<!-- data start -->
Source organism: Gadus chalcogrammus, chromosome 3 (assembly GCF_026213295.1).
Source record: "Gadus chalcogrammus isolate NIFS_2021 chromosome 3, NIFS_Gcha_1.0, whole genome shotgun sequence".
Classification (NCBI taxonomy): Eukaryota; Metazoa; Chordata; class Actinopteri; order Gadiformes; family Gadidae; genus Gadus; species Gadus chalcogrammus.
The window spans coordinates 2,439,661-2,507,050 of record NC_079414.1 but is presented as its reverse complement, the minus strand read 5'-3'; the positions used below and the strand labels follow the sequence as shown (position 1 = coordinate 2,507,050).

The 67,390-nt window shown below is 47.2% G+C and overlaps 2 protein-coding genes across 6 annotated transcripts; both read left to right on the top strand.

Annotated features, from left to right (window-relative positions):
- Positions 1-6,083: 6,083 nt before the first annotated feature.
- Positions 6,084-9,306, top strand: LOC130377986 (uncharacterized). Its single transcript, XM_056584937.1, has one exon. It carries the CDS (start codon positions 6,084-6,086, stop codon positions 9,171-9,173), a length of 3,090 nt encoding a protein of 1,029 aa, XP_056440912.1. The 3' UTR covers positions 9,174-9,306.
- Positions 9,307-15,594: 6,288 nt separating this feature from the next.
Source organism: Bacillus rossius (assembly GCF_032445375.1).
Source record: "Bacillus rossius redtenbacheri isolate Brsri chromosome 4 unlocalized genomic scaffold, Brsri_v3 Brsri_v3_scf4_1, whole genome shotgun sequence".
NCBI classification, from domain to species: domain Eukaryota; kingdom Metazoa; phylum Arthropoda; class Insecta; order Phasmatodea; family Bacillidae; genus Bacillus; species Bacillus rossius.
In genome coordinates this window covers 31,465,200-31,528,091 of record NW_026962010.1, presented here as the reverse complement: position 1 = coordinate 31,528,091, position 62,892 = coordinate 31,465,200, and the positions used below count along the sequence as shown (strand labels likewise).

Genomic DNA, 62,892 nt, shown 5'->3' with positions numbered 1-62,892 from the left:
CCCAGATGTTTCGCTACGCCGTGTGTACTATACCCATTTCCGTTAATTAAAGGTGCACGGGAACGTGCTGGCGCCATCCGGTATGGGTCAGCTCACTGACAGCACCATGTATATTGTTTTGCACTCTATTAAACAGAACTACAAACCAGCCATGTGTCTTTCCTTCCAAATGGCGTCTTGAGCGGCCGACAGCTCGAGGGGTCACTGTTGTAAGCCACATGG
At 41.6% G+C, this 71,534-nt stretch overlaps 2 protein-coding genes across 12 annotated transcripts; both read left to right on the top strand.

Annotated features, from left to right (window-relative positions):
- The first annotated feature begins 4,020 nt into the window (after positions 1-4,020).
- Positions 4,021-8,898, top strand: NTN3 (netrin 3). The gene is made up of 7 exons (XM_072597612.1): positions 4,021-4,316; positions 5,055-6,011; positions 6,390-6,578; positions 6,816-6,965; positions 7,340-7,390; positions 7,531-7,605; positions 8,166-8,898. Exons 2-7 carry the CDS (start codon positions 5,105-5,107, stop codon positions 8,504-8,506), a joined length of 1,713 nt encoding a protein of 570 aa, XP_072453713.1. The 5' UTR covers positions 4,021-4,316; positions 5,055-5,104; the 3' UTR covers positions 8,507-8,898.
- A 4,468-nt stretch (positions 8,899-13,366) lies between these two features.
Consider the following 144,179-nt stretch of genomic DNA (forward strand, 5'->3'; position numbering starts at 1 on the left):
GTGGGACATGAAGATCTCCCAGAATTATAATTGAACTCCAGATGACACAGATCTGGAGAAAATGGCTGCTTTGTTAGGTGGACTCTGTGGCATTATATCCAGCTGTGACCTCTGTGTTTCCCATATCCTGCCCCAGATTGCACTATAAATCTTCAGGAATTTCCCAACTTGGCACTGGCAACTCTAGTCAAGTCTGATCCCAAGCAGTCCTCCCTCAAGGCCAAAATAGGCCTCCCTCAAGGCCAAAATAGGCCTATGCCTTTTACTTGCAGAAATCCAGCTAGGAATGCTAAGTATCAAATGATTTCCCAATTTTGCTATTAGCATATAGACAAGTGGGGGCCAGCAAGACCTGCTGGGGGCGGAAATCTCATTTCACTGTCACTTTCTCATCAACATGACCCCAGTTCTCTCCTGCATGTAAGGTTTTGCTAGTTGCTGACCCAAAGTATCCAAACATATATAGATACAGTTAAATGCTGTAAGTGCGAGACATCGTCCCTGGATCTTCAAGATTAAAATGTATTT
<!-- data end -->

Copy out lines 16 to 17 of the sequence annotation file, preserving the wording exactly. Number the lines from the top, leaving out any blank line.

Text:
At 41.6% G+C, this 71,534-nt stretch overlaps 2 protein-coding genes across 12 annotated transcripts; both read left to right on the top strand.

Annotated features, from left to right (window-relative positions):